Belarus is the only country in Europe to still use the death penalty. Executions are usually carried out in secret and relatives may only be informed weeks or months later.
However, Belarus has made a number of positive statements on the death penalty in recent years and the number of executions in the country has fallen from 47 in 1998 to 4 in 2018.
The round table will focus on historical aspects of capital punishment in Belarus, the current situation and future strategies to move towards abolition.
The event, which will take place from 11.30am to 1.30pm in the Orange Room of the Palais d’Egmont in Brussels, is being organised by the Council of Europe together with NGOs Together Against the Death Penalty (ECPM), the International Federation for Human Rights (FIDH) and Viasna.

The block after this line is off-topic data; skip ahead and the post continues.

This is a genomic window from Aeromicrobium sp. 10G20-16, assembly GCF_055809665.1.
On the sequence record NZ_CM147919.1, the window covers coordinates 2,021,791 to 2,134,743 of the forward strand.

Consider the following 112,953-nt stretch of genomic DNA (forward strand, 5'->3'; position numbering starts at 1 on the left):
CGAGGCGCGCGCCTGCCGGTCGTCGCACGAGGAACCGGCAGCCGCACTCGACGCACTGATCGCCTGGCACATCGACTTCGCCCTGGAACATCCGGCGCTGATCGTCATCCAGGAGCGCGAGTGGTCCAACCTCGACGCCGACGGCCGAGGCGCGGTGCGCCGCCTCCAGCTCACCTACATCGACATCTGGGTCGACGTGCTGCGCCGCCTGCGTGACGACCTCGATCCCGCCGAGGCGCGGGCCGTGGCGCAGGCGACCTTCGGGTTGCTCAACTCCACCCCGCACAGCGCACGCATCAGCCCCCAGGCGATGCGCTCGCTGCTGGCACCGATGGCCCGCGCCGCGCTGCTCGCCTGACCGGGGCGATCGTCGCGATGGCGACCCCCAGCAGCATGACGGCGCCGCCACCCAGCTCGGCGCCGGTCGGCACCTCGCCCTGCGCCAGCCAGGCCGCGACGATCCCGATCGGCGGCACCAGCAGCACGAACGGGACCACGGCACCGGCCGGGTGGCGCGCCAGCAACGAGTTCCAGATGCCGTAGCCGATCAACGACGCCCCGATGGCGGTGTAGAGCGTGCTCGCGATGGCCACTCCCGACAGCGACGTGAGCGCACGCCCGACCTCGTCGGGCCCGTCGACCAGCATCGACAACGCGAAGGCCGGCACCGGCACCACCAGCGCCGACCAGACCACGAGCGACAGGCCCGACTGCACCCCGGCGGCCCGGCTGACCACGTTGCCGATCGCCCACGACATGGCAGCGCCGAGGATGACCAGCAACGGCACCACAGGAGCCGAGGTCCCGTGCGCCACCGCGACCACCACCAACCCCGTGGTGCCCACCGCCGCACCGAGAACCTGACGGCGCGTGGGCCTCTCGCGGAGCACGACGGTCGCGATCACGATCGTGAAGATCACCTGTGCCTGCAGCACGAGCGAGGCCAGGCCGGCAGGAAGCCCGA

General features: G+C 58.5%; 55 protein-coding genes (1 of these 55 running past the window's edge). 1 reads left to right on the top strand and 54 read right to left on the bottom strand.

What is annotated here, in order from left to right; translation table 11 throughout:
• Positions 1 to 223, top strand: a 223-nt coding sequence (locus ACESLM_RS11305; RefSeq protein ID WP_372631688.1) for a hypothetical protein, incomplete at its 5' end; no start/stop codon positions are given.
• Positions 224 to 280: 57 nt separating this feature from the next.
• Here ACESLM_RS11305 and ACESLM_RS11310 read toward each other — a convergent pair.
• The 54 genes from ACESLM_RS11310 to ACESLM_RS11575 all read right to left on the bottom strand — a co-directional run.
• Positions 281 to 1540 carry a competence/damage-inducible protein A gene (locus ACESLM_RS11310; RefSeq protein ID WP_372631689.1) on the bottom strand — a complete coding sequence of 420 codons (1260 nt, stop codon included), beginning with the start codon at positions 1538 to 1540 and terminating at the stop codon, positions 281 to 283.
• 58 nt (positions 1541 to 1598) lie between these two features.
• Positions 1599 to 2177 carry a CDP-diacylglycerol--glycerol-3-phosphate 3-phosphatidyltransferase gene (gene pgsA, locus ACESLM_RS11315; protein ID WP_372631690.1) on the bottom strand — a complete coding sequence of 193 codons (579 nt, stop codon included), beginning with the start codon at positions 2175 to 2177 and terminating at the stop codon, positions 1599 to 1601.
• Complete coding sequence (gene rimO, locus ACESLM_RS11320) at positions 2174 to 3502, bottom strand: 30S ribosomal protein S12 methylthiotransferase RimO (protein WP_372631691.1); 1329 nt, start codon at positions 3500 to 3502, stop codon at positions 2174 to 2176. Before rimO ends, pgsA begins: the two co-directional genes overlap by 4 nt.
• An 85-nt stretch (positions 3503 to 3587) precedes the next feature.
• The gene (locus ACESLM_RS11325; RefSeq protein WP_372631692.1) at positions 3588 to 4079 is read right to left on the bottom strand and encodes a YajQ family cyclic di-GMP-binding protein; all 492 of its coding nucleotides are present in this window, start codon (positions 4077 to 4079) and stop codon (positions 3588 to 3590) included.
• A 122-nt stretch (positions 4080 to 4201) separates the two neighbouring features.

Participants will include Anaïs Marin, the UN Special Rapporteur on human rights in Belarus and representatives of the Belarusian authorities.
Through the European Convention on Human Rights, the Council of Europe has created a death-penalty free zone covering more than 830 million people across 47 countries